National Theatre at the Olivier
I first saw this unique blend of music and theatre in 1977, when the limitations of the Festival Hall made it much more of a concert performance than it is in Tom Morris's imaginative staging.
Stoppard has said that the two elements are necessary to each other. Though his collaboration with Previn apparently consisted of his handing the script over with a cheery “Your turn, André !”
The strength of this new production are the involvement – sometimes very intimate involvement – of the young musicians of the Southbank Sinfoni, under Simon Over, and the three central performances of Toby Jones as the crazy Ivanov, Joseph Millson as the gaunt, haunted dissident Ivanov, and Dan Stevens as the Doctor who plays the fiddle.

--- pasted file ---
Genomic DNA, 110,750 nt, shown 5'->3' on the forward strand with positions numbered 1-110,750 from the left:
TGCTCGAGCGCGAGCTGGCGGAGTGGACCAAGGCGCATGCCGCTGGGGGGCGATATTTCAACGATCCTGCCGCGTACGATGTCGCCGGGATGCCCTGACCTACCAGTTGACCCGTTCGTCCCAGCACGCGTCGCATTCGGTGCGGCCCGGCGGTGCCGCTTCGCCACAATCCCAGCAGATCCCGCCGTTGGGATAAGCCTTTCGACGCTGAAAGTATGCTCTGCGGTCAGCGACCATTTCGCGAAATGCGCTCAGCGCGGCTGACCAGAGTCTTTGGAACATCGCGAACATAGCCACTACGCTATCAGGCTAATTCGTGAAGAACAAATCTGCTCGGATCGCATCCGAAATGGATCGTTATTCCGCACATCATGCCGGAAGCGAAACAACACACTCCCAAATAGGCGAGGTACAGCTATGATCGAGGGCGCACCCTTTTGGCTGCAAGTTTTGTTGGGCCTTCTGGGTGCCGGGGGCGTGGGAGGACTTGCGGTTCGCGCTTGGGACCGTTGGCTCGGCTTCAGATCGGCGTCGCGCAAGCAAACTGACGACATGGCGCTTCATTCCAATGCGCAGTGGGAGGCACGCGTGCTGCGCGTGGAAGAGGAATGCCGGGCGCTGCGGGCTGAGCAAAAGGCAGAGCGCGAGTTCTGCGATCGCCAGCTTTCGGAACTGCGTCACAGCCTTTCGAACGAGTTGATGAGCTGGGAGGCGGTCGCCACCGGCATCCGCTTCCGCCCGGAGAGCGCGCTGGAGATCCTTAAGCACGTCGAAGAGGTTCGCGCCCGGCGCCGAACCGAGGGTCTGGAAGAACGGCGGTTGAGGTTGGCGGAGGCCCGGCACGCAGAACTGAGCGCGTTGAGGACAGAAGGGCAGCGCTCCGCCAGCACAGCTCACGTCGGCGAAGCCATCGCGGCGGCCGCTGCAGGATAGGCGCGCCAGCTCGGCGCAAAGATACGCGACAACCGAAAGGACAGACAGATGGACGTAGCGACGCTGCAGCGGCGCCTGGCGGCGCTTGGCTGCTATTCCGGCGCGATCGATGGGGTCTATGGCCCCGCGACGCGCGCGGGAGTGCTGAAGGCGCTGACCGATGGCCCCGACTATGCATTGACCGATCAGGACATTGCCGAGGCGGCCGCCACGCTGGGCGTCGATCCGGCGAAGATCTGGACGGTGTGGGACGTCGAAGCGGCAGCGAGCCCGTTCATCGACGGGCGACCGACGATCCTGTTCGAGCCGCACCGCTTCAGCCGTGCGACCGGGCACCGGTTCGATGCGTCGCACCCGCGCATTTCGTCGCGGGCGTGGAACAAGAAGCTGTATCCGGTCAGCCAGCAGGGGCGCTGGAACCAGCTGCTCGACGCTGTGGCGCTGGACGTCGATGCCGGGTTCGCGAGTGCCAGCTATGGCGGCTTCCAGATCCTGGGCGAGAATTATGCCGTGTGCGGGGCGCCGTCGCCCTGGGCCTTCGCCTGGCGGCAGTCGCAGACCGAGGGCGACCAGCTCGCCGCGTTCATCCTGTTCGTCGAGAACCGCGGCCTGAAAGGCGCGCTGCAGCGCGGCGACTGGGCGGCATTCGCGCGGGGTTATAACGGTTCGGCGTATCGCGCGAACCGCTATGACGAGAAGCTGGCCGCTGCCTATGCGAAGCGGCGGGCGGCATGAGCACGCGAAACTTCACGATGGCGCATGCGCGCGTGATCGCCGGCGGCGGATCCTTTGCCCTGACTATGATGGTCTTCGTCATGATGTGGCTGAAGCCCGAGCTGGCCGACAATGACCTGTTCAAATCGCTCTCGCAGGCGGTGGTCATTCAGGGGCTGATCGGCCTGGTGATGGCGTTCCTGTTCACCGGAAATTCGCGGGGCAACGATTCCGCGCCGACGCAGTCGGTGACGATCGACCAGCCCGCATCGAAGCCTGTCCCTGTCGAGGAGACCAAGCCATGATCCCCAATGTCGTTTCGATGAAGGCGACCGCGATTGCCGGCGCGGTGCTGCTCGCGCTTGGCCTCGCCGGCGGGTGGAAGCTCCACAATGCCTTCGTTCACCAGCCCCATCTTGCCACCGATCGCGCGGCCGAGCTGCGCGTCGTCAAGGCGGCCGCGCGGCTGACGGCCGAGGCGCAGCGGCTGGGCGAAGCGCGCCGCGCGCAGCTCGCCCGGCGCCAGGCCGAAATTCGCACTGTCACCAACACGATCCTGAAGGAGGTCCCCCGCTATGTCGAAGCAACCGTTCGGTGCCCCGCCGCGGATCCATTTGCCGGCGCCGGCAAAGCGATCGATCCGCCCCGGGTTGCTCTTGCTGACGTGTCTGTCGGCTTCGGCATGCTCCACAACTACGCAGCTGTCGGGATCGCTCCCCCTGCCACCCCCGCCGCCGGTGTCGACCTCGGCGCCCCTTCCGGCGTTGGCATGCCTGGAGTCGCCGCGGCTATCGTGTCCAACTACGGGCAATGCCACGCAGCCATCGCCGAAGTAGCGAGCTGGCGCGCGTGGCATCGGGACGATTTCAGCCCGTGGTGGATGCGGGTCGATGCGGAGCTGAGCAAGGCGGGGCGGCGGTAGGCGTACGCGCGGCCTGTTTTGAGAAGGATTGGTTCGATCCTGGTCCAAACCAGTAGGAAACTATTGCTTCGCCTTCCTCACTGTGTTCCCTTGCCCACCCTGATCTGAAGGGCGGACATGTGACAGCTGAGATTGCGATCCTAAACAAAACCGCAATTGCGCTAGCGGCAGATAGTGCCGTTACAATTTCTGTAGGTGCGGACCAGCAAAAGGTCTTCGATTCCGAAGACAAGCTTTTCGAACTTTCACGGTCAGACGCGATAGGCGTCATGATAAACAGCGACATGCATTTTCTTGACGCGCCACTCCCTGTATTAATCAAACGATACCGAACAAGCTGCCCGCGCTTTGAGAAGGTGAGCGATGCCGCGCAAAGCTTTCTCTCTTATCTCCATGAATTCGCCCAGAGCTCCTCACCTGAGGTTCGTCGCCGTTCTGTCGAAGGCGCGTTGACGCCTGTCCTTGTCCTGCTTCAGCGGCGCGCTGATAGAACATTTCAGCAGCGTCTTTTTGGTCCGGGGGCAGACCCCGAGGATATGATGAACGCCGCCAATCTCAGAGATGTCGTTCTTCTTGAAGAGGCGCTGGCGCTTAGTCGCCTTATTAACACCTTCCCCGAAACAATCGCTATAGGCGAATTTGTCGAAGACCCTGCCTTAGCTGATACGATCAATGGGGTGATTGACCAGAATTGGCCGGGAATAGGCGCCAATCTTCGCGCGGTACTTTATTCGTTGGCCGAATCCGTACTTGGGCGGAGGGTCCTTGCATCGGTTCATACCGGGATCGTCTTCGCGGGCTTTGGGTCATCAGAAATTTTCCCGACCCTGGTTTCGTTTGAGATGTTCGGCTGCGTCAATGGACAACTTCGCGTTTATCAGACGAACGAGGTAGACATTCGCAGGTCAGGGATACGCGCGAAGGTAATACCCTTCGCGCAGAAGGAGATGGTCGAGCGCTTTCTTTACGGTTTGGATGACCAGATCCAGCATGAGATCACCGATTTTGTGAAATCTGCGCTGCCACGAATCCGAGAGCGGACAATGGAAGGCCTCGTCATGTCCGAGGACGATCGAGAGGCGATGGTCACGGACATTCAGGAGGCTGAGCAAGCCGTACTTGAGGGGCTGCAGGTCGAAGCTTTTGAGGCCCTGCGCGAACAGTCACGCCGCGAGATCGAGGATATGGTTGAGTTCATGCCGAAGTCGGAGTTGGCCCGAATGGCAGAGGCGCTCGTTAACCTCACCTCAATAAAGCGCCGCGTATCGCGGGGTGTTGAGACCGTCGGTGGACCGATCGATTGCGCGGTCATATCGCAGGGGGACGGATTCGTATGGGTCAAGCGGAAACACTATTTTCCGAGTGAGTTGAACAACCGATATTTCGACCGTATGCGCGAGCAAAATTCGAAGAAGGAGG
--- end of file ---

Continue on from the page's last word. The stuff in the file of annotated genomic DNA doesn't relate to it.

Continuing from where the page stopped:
Opinions were divided about Bryony Hannah's Sacha – a moving, well-observed characterization, but still a mature woman where, as I think Stoppard was trying to say tactfully, we needed an unsophisticated, clear-sighted child.
Dated ? Certainly the music would be done differently thirty years on, but the jokes are still fresh and funny, and the human rights issues still sadly relevant, and not funny at all.